From: Ron Hays [ron@oklahomafarmreport.ccsend.com] on behalf of Ron Hays [ronphays@cox.net]
Sent: Tuesday, December 04, 2012 7:03 AM
To: Hays, Ron
Subject: Oklahoma's Farm News Update


 
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We invite you to listen to us on great radio stations across the region on the Radio Oklahoma Network weekdays- if you missed this morning's Farm News - or you are in an area where you can't hear it- click here for this morning's Farm news from Ron Hays on RON.

 

 

Let's Check the Markets! 

  

Our Market Links are a service of Oklahoma Farm Bureau Insurance


Ok Farm Bureau Insurance
 

Today's First Look:

Ron on RON Markets as heard on K101  

mornings with cash and futures reviewed- includes where the Cash Cattle market stands, the latest Feeder Cattle Markets Etc.

 

Okla Cash Grain:  

Daily Oklahoma Cash Grain Prices- as reported by the Oklahoma Dept. of Agriculture.

 

Canola Prices:  

Cash price for canola was $10.84 per bushel- based on delivery to the Northern AG elevator in Yukon yesterday. The full listing of cash canola bids at country points in Oklahoma can now be found in the daily Oklahoma Cash Grain report- linked above.

  

Futures Wrap:  

Our Daily Market Wrapup from the Radio Oklahoma Network with Ed Richards and Tom Leffler- analyzing the Futures Markets from the previous Day.

 

KCBT Recap: 

Previous Day's Wheat Market Recap-Two Pager from the Kansas City Board of Trade looks at all three U.S. Wheat Futures Exchanges with extra info on Hard Red Winter Wheat and the why of that day's market. 

 

Feeder Cattle Recap:  

The National Daily Feeder & Stocker Cattle Summary- as prepared by USDA.

 

Slaughter Cattle Recap: 

The National Daily Slaughter Cattle Summary- as prepared by the USDA.

 

TCFA Feedlot Recap:  

Finally, here is the Daily Volume and Price Summary from the Texas Cattle Feeders Association.

 

Oklahoma's Latest Farm and Ranch News
 
Your Update from Ron Hays of RON
   Tuesday, December 4, 2012
Howdy Neighbors! 

Here is your daily Oklahoma farm and ranch news update. 
 
Featured Story:
jointksuJoint KSU, OSU Study Shows Little Effect of mCOOL on Consumer Behavior 

 

A joint study conducted by Kansas State University and Oklahoma State University looked at the impact of mandatory country of origin labeling of meat products on the retail level. The study was published last month. Its lead author, Kansas State Livestock Economist Dr. Glynn Tonsor said the study was trying to determine the exact costs and the exact benefits of mCOOL.

"An unknown before the policy was implemented and, to be fair, still an unknown, is what are the exact benefits and what are the exact costs? There was quite a bit of work done before hand trying to estimate what those benefits might be, what consumer-demand increases might be, but nothing was done afterwards. That was the main purpose of our study, to try to understand and estimate what consumer-demand response there has been. Now that we are in a post-implementation period, we can do that. We can compare pre- and post-implementation to assess how-or if-demand has increased."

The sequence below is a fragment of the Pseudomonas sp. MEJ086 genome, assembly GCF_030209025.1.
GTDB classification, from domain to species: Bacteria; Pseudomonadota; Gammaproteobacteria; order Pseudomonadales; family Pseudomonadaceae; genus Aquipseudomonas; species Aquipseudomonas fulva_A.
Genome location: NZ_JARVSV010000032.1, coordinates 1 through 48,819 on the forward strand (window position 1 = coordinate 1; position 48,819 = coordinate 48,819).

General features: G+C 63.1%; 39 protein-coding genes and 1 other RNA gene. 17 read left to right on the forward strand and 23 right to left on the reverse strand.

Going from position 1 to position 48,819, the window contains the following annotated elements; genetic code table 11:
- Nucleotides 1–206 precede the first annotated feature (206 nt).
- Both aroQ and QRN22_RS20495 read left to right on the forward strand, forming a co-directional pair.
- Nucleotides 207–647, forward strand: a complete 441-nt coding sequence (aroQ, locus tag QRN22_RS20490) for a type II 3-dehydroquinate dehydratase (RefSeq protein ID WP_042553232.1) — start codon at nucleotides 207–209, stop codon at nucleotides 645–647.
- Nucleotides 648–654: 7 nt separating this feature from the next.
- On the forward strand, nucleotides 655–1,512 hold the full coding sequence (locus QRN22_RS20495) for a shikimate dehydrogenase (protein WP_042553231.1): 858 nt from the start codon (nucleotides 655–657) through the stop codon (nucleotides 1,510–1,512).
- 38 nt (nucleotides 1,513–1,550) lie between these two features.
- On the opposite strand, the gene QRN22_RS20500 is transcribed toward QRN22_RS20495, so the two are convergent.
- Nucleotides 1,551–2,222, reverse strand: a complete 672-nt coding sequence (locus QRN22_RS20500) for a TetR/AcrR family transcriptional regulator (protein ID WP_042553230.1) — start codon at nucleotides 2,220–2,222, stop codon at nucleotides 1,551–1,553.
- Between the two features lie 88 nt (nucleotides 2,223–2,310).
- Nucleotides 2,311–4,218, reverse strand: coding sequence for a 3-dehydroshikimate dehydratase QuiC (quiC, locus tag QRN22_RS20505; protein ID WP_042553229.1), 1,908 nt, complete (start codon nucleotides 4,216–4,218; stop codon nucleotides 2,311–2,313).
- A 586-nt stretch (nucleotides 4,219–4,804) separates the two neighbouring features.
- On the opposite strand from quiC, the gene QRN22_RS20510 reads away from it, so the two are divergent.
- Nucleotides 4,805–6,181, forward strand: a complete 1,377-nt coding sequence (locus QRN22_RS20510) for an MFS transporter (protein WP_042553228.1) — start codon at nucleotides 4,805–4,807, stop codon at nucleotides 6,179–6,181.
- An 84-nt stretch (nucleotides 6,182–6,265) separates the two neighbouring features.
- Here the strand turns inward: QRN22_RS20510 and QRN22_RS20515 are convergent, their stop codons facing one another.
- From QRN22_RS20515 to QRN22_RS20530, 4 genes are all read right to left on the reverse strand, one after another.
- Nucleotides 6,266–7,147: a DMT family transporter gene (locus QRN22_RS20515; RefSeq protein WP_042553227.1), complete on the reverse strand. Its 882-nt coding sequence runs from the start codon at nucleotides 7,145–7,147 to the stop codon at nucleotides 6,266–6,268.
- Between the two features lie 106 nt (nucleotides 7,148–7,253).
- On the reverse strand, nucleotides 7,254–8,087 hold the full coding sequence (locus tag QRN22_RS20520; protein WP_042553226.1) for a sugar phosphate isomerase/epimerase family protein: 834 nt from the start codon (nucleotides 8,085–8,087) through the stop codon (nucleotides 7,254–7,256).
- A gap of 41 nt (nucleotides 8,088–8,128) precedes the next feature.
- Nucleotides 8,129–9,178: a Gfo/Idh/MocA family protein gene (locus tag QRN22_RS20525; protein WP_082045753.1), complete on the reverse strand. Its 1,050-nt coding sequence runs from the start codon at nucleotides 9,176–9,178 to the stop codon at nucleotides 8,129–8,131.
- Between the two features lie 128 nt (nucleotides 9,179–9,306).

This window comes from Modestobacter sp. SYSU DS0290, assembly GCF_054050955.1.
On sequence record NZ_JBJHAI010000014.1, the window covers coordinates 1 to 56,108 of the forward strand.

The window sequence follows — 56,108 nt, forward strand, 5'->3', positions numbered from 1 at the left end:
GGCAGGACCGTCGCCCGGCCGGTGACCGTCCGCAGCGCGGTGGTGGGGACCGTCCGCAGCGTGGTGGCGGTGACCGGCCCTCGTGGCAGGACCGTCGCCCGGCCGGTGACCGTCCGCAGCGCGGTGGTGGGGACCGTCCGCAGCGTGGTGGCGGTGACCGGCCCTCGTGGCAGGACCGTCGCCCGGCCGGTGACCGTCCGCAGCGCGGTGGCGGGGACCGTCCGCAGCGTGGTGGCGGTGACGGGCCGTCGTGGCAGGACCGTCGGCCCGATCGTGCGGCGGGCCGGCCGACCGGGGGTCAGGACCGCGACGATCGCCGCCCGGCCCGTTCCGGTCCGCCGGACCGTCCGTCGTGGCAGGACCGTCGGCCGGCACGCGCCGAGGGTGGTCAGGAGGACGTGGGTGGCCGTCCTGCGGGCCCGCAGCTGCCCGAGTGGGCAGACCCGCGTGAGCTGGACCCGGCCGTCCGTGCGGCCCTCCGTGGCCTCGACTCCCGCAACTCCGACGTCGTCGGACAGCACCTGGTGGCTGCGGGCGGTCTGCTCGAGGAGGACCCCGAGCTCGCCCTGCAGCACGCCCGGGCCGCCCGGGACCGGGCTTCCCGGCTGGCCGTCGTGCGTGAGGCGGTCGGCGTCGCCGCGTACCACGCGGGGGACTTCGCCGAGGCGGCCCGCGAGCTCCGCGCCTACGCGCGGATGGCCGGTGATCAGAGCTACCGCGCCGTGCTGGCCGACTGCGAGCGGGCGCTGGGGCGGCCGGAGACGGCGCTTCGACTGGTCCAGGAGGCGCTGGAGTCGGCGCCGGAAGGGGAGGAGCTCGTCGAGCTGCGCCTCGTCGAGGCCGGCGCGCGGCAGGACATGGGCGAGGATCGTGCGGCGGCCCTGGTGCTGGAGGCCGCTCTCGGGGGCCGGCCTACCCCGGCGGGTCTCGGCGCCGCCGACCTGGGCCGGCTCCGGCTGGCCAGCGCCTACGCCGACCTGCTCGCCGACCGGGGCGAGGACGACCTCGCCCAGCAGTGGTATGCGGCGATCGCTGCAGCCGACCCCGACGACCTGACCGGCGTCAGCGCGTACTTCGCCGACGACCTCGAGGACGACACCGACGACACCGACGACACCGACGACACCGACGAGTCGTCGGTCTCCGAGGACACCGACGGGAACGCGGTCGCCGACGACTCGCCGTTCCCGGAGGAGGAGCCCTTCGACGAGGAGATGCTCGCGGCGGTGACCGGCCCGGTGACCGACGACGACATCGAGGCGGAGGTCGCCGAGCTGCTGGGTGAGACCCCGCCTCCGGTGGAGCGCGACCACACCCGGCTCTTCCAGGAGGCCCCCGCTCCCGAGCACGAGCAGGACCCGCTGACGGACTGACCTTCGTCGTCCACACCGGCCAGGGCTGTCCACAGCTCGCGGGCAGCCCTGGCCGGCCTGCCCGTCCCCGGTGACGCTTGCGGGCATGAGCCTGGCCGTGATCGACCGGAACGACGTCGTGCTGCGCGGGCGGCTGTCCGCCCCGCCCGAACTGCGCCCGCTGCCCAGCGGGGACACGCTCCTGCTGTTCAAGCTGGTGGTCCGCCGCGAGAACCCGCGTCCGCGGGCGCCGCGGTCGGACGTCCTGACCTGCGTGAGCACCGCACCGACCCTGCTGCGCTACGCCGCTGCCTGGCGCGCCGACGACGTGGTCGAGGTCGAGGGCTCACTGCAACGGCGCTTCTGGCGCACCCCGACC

mCOOL requires grocery retailers to provide country-of-origin labeling information for fresh beef, pork, lamb, chicken, goat, wild and farm-raised fish and shellfish, peanuts, pecans, ginseng, and macadamia nuts

Tonsor says only 20-25 percent of consumers are even aware we have country of origin labeling on meat products. He says that, as a result, there is no increase in demand for meat based on the geographic origin of the product.

"There's obviously other things like price effects, income effects, recession effects, those kinds of things that show up in those assessments, but for the issue at hand of mCOOL, we did not find demand impact."

 

Dr. Tonsor joins us on the latest Beef Buzz. Click here to listen or to read more.   

 

 

Sponsor Spotlight

 

We are proud to have P & K Equipment as one of our regular sponsors of our daily email update. P & K is Oklahoma's largest John Deere Dealer, with ten locations to serve you.  P&K is also proud to announce the addition of 6 locations in Iowa, allowing access to additional resources and inventory to better serve our customers. Click here for the P&K website- to learn about the location nearest you and the many products they offer the farm and ranch community.  

  

 

We are also excited to have as one of our sponsors for the daily email Producers Cooperative Oil Mill, with 64 years of progress through producer ownership. Call Brandon Winters at 405-232-7555 for more information on the oilseed crops they handle, including sunflowers and canola- and remember they post closing market prices for canola and sunflowers on the PCOM website- go there by clicking here.